and even from everlasting to everlasting you are God
חול XVLהִשְׁתַּחֲווּ לַיהוָה בְּהַדְרַת קֹדֶשׁ
חִילוּ מִפָּנָיו כָּל הָאָרֶץ
96.9worship יְהוָה in the beauty of holiness
let all the earth be birthed in his presence
חול XVLהֵאִירוּ בְרָקָיו תֵּבֵל
רָאֲתָה וַתָּחֵל הָאָרֶץ
97.4his lightnings light the world
and the earth saw and was in birth
חול XVLמִלִּפְנֵי אָדוֹן חוּלִי אָרֶץ
מִלִּפְנֵי אֱלוֹהַּ יַעֲקֹב
114.7from the presence of the Lord let earth be birthed
from the presence of the God of Jacob
חול XVLאֶסְפְּרֵם מֵחוֹל יִרְבּוּן
הֱקִיצֹתִי וְעוֹדִי עִמָּךְ
139.18I count them more in number than sand
I awake and still I am with you
חול XVLיְהַלְלוּ שְׁמוֹ בְמָחוֹל
בְּתֹף וְכִנּוֹר יְזַמְּרוּ לוֹ
149.3Let them praise his name in a dance
with drum and harp let them psalm him
חול XVLהַלְלוּהוּ בְּתֹף וּמָחוֹל
הַלְלוּהוּ בְּמִנִּים וְעֻגָב
150.4Praise him with timbrel and dance
Praise him on strings and pipes
For me writhe and birth would be acceptable, since both, in my glossary, refer only to this Hebrew stem - is that reasonable? We'll see. I say we'll see because the full matrix of possibilities is too large to see at once, so I look at it as I review each psalm, seeing the clarity and variety from many points of view. I am as I have noted before, trying to restrict my variety as follows:
  • Hebrew source word - may be one English word or many be many.
  • English target word or phrase must map in reverse to one Hebrew source stem.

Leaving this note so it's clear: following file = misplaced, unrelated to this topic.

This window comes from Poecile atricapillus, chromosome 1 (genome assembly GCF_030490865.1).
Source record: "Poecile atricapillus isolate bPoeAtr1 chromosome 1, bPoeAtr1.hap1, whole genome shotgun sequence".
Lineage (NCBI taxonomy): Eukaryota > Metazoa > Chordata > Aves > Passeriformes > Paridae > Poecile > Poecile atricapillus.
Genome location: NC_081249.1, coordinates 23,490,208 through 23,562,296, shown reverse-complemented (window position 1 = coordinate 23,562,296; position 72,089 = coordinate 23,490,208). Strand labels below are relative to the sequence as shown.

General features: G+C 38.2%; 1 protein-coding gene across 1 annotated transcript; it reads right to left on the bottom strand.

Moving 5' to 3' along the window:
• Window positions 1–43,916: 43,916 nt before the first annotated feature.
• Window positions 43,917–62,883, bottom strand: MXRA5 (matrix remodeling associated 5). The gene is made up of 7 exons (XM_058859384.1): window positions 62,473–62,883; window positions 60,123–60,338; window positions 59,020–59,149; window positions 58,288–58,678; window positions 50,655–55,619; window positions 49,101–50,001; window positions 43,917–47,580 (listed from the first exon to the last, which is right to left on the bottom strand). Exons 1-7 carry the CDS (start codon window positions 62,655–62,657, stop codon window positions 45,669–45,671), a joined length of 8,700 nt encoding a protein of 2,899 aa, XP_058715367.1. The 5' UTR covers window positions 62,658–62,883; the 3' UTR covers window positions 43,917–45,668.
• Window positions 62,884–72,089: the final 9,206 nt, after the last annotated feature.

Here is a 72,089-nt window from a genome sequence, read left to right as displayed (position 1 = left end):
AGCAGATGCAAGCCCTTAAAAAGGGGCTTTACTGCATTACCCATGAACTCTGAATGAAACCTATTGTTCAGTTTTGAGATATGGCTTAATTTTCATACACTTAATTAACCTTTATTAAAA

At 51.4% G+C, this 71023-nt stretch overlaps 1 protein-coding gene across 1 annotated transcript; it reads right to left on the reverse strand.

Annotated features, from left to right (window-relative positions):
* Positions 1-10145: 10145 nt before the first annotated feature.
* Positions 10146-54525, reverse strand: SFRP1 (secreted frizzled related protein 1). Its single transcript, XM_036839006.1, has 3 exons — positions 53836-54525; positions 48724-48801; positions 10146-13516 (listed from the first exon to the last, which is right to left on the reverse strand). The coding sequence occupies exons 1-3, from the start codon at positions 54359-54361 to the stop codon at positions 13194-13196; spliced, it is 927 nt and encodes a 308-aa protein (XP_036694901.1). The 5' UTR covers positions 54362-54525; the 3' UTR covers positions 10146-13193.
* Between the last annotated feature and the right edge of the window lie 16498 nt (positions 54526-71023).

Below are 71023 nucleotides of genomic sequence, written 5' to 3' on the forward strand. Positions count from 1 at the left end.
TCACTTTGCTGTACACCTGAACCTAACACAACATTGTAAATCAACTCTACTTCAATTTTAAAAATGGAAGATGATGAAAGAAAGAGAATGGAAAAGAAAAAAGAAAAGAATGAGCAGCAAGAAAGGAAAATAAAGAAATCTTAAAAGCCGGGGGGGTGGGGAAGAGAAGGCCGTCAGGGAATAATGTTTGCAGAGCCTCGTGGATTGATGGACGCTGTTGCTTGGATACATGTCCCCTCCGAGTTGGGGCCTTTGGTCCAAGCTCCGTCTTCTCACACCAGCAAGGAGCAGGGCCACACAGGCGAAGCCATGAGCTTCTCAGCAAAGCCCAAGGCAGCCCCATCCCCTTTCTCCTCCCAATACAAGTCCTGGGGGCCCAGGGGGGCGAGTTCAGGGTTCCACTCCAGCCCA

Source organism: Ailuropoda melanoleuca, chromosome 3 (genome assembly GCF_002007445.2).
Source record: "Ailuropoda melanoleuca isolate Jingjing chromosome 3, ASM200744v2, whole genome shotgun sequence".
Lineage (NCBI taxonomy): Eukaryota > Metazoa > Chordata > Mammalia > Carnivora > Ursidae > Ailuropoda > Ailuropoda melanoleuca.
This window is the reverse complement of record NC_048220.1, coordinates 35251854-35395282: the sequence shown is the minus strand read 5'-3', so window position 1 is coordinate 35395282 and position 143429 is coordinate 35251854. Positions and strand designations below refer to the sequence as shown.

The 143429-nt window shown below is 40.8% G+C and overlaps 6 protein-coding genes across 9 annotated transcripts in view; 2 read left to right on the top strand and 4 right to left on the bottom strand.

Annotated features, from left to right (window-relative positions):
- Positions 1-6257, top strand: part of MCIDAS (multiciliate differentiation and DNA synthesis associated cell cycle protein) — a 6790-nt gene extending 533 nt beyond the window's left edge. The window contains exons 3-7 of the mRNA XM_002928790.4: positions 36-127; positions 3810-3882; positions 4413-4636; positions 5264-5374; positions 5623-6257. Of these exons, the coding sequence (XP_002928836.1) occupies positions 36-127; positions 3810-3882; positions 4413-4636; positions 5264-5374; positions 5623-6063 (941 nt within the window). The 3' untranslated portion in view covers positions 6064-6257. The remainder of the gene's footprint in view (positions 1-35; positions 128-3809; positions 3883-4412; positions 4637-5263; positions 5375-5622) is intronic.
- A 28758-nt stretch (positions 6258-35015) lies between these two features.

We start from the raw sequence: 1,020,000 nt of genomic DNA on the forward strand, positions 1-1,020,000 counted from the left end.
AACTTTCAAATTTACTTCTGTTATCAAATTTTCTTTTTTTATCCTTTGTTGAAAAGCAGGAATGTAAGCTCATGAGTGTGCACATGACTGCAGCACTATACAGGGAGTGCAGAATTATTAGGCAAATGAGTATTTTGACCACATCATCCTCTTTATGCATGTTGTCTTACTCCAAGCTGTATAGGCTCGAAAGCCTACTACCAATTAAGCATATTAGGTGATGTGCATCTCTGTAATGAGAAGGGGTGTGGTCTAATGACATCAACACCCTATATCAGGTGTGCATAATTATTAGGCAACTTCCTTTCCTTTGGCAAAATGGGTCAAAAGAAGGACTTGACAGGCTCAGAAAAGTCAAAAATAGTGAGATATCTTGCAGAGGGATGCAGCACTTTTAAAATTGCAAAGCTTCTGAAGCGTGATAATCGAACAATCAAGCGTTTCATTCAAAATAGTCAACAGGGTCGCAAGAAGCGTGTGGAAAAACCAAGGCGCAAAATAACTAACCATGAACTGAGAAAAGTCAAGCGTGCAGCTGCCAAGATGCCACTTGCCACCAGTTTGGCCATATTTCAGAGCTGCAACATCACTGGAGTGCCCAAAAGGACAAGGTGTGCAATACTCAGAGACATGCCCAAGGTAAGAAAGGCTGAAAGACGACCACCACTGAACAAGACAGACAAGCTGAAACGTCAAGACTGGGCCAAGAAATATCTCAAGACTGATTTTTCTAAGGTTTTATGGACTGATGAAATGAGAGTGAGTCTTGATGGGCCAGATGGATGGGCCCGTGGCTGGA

What else?
  • I am sort of stuck (at psalms 90-91) in my writing of notes.I am concentrating more on the translation perplex than notes. My changes noted above of 100 or so of the 20,000 words per week, testify to the review over all psalms (and selected other bits of Scripture) of the translation first. 
  • I am also reading more Fishbane and von Rad on other parts of Scripture, as well as history of Christianity (MacCulloch). 
  • Structure is viewable from the tables - so I want to show but make the significant ones more obvious. I also want to explore the seams, asking the question: what poem gives rise to a thought in another poem? 
  • Two parts of the 'comments' I am writing really need to be adjacent to the text of the poem rather than in textual paragraphs themselves. And I seem to be petering out on the personal applications - which I think of as the most interesting aspect of the poems - answering the question: what is the social impact?
  • I regard social impact as important given the tendency in human society to all forms of domination - the real religion of most of us, obvious in some cases, more subtle in others.  The question here is: do the psalms lead to better or worse government among humans?
  • I have figured out how to schedule posts at PoC. May set up the next 10 for August - Oh what discipline - my New Year's resolution is still going!
  • There's always lots of mechanical issues - it may be that I can copy back all my notes into the database, extend the poem-related ones to print with the verses, find a way to highlight significant structures and seams, and produce edit-ready copy from the database rather than from the many sources I currently maintain. 
  • Help is always welcome. I don't know, of course, how many mistakes or poor decisions I am making or have made till I find them.
I have no real deadline for now. In October I begin a 3 month fellowship at UVIC and I know there is a visiting professor of Hebrew, Bill Morrow, who will be there at the same time. (News here.) So when I present my research as a Community Fellow to someone I don't yet know, I will have to be prepared for real criticism. So my work now is clarity, and fluency, as far as one lone person can do it. I have met one of his colleagues, retired NT Professor, Dan Fraiken, who sings tenor with me and who has enjoyed a few of my renderings, and who warns me against too facile a concordance - as I warn myself.